The Rights and Wrongs of WikiLeaks
I started to write something about WikiLeaks when I got back to school last night after Thanksgiving recess, but I was too tired from the trip to finish it. Sorry. Here it is.
Sometimes, secrecy is a good thing. It means that people can give their honest opinions without being afraid that what they said will end up on cable news or in The New York Times.
Just as often, though, governments and corporations use secrecy to cover up crimes and keep the public from learning what it needs to know.
During last spring’s oil spill in the Gulf of Mexico, the BP oil company tightly controlled what information people could get about the spill. It kept most of the information secret, even hiding a lot of it from the Obama administration, Congress, and the EPA. That fact was discovered later.
The U.S. government tried to keep secret the fact that soldiers, contractors, and intelligence agents had tortured and even killed prisoners in Iraq. It also tried to keep secret the fact that soldiers and helicopters had shot unarmed civilians, including reporters.
WikiLeaks’ latest release of documents seems to mix important information (such as U.S. spying on U.N. diplomats) with other revelations that are trivial and embarrassing (such as ambassadors’ snarky comments about foreign leaders). A lot of it is no surprise: For example, the government of Afghanistan is corrupt, which everyone already knew.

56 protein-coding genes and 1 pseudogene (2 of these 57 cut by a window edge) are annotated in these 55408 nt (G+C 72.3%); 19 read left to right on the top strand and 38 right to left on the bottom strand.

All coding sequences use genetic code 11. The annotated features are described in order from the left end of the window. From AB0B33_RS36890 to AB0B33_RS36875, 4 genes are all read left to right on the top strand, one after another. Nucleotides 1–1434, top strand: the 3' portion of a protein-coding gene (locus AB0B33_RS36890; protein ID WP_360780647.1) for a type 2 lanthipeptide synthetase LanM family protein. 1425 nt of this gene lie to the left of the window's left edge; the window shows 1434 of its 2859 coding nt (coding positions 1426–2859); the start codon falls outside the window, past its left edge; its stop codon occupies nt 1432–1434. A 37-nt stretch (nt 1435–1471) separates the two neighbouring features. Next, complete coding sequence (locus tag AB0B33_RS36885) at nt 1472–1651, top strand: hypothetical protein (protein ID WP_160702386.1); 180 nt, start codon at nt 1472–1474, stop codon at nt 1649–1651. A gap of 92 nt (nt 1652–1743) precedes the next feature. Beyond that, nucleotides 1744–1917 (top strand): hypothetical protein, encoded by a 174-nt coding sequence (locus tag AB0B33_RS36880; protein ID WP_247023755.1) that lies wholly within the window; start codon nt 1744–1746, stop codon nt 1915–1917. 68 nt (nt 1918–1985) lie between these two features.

And some of the information is valid but would have been better kept secret, such as private communications between the U.S. and foreign governments.
Yes, it helps understand the Middle East to know that Saudi Arabia wanted America to attack Iran. It means that our pressure on Iran is not, as some people have alleged, all about our “slavish support for Israel.” And the fact that Saudi Arabia wanted us to attack Iran probably did not shock anyone who had thought about the situation.
Still, suspecting something is different from knowing it.
The publication of confidential negotiations will embarrass some people and humiliate other people. It will even endanger people such as the president of Yemen, who rightly or wrongly gave secret permission for the United States to bomb his country in fighting terrorism.
The fact that the information is now public will force governments to react to it in ways that they wouldn’t choose if they knew about it but it was still private. And WikiLeaks’ publication of some U.S. diplomats’ trivial but negative comments about world leaders might damage our relationships with their countries.
Some people have said that it’s the U.S. government’s just punishment for claiming that it can eavesdrop on everyone else’s telephone and Internet communications. That might be true, but it’s not the issue. The issue is whether the WikiLeaks document publication helps or hurts the cause of human rights and international peace.
And I’m afraid that the answer is yes. It helps and hurts.
Some of the information probably should have been revealed. But WikiLeaks would have been on better moral ground if it had released only documents that showed criminal activity, not just the hypocrisy that international politics sometimes requires.
Copyright 2010 by Rinth de Shadley.